Establishing reliable and objective measures of daylight comfort remains a crucial step to moving towards optimal building design; yet despite numerous efforts in developing visual comfort models through human assessment studies, predicting visual comfort in indoor environments still poses important challenges. So far, existing visual comfort models only partially explain people´s visual comfort perception, and embed high uncertainties in their ability to anticipate the borderline between comfort and discomfort. The reasons why existing visual comfort models show high uncertainties in predicting user’s response are manifold. First of all, the models ignore the influence of the visual system (e.g., gaze reaction to the visual environment, contrast sensitivity, eye color). Second, commonly used metrics penalize a contrasted environment and neglect its positive impact on the users. Third, current glare models either concentrate on the saturation effect (e.g. DGP) or use contrast as a measure for glare (e.g. DGI, UGP): as a result, they typically perform worse when both glare-inducing factors occur simultaneously (e.g. DGP in dark and contrasted scenes or DGI in very bright low contrast scenes). And fourth, other potential influencing factors like temperature, color temperature or time of the day are not taken into account. Also, existing prediction models mostly concentrate on predicting discomfort, ignoring the positive aspects of contrasted light distributions. For example, in the same situation, a space’s occupants might perceive glare from the window, but would not describe the space as uncomfortable because they find it “exciting” or “stimulating”. As a consequence, people’s reactions remain difficult to predict with regard to the ways in which they may act upon their perception, such as through interaction with shading devices and/or with electric lighting. This often leads to an energy demand higher than anticipated, given that daylight availability in the built environment may reduce the need for complementary electric lighting and/or for heating in the winter thanks to solar gains, but only if controlled, anticipated, and managed adequately. The goal of this project continuation is to have a better, deeper, and more objective understanding of the various factors impacting glare in order to improve our ability to predict and evaluate visual comfort in spaces and ultimately to improve design tools and the planning process of buildings. The work will be structured in 3 research tracks:-Track 1 (“Contrast”) will investigate in depth the influence of contrast on glare and consider its interplay with positive contrast – it will be conducted in the laboratory and in Virtual Reality environments. -Track 2 (“Interactions”) will examine the influence of the visual system, color, temperature, and time of day – this track will be conducted only in laboratory environments.-Track 3 (“Validation and tool”) will validate the gaze model developed in the first (concluded) SNF project, as well as the findings from Track 1 and Track 2 by means of user assessments in real office spaces (POE-studies). Existing glare prediction models will be extended to account for the influencing factors that will have been found statistically significant in Tracks 1 and 2. The project outcome will significantly advance and broaden the scientific knowledge in the field of visual comfort. Besides this important short-term impact, in the long run, the results will improve the design process through the use of more reliable metrics. And finally, users, employers, and owners will benefit from higher comfort and productivity, optimized building performance, and reduced energy demands.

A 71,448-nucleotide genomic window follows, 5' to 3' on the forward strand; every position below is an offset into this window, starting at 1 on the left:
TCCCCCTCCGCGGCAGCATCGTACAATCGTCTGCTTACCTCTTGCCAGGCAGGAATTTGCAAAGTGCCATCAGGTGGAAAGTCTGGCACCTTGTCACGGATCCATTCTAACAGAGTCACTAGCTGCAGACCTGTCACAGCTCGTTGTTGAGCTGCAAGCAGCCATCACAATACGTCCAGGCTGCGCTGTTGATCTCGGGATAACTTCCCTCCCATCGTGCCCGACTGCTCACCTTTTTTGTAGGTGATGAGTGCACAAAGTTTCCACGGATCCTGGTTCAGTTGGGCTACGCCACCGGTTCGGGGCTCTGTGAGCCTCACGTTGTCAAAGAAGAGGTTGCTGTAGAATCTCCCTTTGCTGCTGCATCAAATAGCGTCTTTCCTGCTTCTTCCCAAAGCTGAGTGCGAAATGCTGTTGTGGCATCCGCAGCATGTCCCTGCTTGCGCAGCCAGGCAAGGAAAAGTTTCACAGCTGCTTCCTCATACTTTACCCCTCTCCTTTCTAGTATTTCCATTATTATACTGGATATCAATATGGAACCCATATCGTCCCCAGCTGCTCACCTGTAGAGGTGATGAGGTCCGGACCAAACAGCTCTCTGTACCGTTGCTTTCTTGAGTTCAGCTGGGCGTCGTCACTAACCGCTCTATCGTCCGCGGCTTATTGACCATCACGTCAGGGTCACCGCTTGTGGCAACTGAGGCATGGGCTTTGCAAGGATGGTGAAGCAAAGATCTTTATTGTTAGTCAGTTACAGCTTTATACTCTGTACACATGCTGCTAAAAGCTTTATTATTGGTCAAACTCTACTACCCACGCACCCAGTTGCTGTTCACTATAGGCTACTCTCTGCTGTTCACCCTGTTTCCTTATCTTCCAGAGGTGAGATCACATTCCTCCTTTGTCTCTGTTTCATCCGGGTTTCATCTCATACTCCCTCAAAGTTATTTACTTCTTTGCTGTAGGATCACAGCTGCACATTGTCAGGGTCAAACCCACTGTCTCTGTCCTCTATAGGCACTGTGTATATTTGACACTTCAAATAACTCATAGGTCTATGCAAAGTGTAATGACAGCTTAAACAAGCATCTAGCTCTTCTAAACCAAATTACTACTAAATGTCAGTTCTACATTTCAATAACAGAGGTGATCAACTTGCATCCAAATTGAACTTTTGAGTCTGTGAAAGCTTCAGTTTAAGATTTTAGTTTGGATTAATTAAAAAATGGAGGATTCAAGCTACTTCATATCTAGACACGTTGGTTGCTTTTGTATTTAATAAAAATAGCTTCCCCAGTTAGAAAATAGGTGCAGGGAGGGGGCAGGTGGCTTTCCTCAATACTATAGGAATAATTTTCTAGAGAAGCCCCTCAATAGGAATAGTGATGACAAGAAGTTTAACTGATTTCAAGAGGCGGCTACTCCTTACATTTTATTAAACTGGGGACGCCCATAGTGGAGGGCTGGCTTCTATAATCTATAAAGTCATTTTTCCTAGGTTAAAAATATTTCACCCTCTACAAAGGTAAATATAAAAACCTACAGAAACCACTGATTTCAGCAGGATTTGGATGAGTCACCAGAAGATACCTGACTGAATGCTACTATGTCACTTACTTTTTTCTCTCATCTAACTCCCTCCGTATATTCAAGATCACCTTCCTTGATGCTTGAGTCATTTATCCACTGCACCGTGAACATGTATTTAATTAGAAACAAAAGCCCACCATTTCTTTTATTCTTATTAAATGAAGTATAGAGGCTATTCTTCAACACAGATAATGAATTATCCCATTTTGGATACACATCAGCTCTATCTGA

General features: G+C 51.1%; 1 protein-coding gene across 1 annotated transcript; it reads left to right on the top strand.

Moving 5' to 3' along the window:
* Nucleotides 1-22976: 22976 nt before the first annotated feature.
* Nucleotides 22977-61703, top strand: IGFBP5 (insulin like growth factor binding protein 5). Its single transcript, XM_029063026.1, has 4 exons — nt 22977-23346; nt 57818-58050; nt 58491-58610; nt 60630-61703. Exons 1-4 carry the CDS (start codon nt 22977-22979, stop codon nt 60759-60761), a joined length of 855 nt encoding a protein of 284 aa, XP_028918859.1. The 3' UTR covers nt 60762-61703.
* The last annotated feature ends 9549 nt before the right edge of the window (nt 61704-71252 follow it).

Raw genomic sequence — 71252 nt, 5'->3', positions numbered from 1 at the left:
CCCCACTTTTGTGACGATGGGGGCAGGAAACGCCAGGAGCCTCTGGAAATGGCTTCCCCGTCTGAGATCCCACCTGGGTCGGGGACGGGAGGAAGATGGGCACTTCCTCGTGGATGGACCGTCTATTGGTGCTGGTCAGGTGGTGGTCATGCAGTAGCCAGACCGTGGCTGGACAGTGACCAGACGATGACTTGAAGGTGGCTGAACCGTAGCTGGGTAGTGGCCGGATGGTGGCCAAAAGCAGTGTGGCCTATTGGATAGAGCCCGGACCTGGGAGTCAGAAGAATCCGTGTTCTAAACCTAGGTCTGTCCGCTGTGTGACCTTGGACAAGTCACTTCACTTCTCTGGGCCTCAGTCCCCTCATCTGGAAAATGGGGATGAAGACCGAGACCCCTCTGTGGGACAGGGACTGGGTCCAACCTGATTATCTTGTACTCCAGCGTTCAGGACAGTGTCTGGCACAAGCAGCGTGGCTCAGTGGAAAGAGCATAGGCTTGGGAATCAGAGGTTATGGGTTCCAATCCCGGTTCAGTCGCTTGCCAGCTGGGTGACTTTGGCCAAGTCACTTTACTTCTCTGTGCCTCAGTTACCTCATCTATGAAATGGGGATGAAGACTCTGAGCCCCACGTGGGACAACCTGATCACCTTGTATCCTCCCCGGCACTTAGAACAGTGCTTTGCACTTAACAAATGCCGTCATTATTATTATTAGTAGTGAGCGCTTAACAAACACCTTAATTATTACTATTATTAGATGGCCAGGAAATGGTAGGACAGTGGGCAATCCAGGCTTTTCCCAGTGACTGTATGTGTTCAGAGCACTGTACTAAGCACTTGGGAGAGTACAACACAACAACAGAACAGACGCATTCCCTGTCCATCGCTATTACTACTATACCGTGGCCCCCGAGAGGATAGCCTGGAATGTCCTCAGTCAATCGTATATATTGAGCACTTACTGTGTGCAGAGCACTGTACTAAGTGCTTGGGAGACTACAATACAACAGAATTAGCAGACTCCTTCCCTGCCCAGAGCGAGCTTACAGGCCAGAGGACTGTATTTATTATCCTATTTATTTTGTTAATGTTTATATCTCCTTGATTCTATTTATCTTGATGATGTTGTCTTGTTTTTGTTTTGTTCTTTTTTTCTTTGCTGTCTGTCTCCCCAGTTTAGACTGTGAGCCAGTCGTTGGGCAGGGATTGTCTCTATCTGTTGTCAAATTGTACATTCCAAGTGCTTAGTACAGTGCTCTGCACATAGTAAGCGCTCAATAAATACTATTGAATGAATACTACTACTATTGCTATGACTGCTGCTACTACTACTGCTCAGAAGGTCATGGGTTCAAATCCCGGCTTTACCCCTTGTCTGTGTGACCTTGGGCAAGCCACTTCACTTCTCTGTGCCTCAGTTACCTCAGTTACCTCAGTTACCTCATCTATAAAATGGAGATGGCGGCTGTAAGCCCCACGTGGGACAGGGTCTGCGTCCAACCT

Jain, S., Karmann, C., & Wienold, J. (2021). Subjective assessment of visual comfort in a daylit workplace with an electrochromic glazed façade. Journal of Physics: Conference Series, 2042(1), 012179. https://doi.org/10.1088/1742-6596/2042/1/012179
Jain, S., Karmann, C., & Wienold, J. (2022). Behind electrochromic glazing: Assessing user’s perception of glare from the sun in a controlled environment. Energy and Buildings, 256, 111738. https://doi.org/10.1016/j.enbuild.2021.111738
Jain, S., Wienold, J., & Andersen, M. (Eds.). (2021). Glare assessment in a daylit workplace from a physiological perspective. In ANFA 2021 SYMPOSIUM – QUANTIFIED BUILDINGS, QUANTIFIED SELF.
Jain, S., Wienold, J., & Andersen, M. (2022, November 23). Effect of window glazing color and transmittance on human visual comfort. PLEA 2022 SANTIAGO Will Cities Survive? Passive Low Energy Architecture, Santiago, Chile.
Karmann, C., Chinazzo, G., Schüler, A., Manwani, K., Wienold, J., & Andersen, M. (2023). User assessment of fabric shading devices with a low openness factor. Building and Environment, 228, 109707. https://doi.org/10.1016/j.buildenv.2022.109707